When Sheryl Sandberg (COO of Facebook) very publicly encouraged women everywhere to Lean In, and published subsequent book, Lean In: Women, Work and the Will to Lead, it was met by standing ovations, and then, naturally by a bit of backlash. Namely, that it was a pretty ass-backwards way to address the issues of gender equality in the workplace.
Sandberg is back at it, fresh off the success of Lean In, collaborating with Lifetime, Girl Scouts of America, and BBDO New York to Ban Bossy. A campaign and website that aims to bring awareness to the idea that women are treated differently in leadership positions then men are. That women are “bossy,” whereas men are the “boss.”
To explain the reasoning behind the campaign Sandberg has said:
“We know that by middle school, more boys than girls want to lead, and if you ask girls why they don’t want to lead, whether it’s the school project all the way on to running for office, they don’t want to be called bossy, and they don’t want to be disliked.” She continued:
“We call girls bossy on the playground. We call them too aggressive or other B-words in the workplace. They’re bossy as little girls, and then they’re aggressive, political, shrill, too ambitious as women.”
To ensure that folks were going pay attention, the campaign called on faux-fem Beyonce and other celebrities to help spread the word and get the hashtags flowing. After the launch “ban bossy” started trending on both Twitter and Facebook.
And then, like Lean In, the backlash started. And, like Lean In, its tactics appear more than a little problematic.
Primarily, Ban Bossy strikes a rather discordant note with Sandberg’s own writings in Lean In. In the book Sandberg glorifies traditionally “male” characteristics— outspokenness, credit-taking, and a domineering presence in the work place. It presumes that in order to succeed women need to be more like men. This is obviously problematic for a couple of reasons: 1. It essential says that women should aspire to be “the boss” as dictated by the patriarchal powers-that-be, and 2. Totally ignores research like that conducted by Zenger Folkman (and as reported by Forbes), that women: “build better teams; they’re more liked and respected as managers; they tend to be able to combine intuitive and logical thinking more seamlessly; they’re more aware of the implications of their own and others’ actions; and they think more accurately about the resources needed to accomplish a given outcome.”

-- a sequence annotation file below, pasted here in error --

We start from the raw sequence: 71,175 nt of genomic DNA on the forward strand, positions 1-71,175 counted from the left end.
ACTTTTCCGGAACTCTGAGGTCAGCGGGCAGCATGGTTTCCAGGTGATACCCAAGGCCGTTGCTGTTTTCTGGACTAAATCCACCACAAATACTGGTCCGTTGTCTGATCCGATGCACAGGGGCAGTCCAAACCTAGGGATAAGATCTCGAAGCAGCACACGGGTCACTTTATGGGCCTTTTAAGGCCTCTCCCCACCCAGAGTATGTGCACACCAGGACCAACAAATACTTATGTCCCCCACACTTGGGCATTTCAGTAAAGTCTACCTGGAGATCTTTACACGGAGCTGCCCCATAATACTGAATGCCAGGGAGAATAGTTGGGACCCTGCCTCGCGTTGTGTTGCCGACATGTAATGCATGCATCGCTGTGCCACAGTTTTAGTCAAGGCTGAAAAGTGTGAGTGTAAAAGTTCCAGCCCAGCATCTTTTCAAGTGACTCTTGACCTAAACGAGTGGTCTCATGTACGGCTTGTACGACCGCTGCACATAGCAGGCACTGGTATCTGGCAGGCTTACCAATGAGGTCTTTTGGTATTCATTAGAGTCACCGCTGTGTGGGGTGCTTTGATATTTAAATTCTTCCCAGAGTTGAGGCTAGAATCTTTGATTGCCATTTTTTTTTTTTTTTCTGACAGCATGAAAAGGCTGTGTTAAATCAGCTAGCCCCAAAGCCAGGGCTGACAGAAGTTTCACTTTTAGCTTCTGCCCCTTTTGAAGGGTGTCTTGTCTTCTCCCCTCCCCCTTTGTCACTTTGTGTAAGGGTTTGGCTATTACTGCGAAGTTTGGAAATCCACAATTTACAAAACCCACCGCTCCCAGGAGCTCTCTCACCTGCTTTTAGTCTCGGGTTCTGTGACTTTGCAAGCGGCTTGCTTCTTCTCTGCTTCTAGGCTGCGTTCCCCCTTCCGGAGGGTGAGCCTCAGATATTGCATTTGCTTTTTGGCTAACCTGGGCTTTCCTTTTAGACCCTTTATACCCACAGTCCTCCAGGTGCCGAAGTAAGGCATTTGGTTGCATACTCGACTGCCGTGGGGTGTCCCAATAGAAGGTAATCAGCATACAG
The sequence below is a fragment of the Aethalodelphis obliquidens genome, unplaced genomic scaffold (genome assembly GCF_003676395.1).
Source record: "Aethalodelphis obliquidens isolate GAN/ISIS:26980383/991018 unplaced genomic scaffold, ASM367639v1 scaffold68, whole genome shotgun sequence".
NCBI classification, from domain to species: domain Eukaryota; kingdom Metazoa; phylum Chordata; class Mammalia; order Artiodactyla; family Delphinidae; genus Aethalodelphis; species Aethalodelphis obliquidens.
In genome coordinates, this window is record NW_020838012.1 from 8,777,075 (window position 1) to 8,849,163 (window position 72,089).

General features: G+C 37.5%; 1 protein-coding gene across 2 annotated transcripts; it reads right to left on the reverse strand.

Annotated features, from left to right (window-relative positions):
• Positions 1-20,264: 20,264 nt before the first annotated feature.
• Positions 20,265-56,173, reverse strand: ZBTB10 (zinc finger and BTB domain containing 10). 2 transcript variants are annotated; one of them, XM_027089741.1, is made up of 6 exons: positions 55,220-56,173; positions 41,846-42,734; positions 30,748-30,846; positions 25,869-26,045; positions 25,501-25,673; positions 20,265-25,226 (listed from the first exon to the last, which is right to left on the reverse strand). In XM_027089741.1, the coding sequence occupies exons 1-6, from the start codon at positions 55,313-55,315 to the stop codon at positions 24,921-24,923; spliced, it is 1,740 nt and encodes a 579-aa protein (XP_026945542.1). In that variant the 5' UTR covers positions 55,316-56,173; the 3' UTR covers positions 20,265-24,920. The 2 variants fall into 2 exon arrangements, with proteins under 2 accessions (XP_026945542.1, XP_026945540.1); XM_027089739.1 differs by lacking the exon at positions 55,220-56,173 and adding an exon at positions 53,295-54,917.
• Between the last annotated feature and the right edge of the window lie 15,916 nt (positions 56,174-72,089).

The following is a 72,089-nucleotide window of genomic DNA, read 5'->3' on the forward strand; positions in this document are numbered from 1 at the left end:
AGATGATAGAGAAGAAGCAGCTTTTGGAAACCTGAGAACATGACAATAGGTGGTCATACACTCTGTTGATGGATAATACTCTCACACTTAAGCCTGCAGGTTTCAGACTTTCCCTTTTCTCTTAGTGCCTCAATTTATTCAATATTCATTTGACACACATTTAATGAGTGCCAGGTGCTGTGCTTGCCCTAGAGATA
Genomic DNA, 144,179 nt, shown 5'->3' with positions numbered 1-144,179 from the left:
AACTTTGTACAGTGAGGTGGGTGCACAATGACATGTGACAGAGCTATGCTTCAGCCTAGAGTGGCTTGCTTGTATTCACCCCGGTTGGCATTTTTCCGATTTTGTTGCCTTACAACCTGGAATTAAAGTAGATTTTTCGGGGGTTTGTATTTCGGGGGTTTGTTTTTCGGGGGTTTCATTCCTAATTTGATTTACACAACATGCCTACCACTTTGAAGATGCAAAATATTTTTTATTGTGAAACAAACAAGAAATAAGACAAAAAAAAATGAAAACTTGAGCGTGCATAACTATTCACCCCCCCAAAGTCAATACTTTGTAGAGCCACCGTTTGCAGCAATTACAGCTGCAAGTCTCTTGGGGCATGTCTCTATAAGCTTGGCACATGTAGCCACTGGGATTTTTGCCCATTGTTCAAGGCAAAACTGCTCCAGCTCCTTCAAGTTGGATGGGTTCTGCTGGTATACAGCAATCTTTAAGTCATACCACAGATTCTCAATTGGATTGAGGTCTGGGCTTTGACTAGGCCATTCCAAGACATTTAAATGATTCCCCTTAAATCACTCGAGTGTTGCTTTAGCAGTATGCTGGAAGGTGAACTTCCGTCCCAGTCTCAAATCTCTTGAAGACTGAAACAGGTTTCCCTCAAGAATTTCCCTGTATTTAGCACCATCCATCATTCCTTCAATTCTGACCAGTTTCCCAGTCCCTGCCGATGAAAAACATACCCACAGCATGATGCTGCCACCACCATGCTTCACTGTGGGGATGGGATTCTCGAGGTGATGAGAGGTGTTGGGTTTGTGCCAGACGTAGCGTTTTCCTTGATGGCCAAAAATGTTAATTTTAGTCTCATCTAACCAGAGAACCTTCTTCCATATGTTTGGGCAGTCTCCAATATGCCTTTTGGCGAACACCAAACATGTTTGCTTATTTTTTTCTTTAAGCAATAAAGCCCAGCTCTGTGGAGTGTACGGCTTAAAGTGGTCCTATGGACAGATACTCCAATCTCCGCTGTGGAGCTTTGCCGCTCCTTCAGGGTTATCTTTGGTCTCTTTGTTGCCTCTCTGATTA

No where in the book does Sandberg suggest the idea that in order to get ahead or be taken seriously, assertive, career-minded men should ever attach themselves to a song and dance campaign that offers little more than offer vague platitudes as solutions. In fact, she would probably warn against such frivolity.
Banning a word also implies something inherently negative. We don’t need to publicly condemn a word because we don’t like its meaning. We should take its power away by changing the conversation and curriculum– not rewriting the dictionary.
We’re not claiming that words don’t have power, they do. But if a young girl is afraid to raise her hand in the classroom, teach her to raise her hand. Show her the positive that can come from when she speaks up. Show her that there’s nothing to be afraid of. Make it mandatory that every child contribute in the classroom setting. Teach her never to apologize for her answers.
The only way we shift the patterns, break them even– is by changing the curriculum and classroom environment. And that takes money and power. Both of which Sandberg has readily at her disposal. So maybe should put her money where her mouth is currently banning words.
We need to to positively reinforce emboldened actions of young girls and women –whether that be in the classroom or on the playground. That work will carry into boardrooms.
Don’t teach them to tattle on Webster.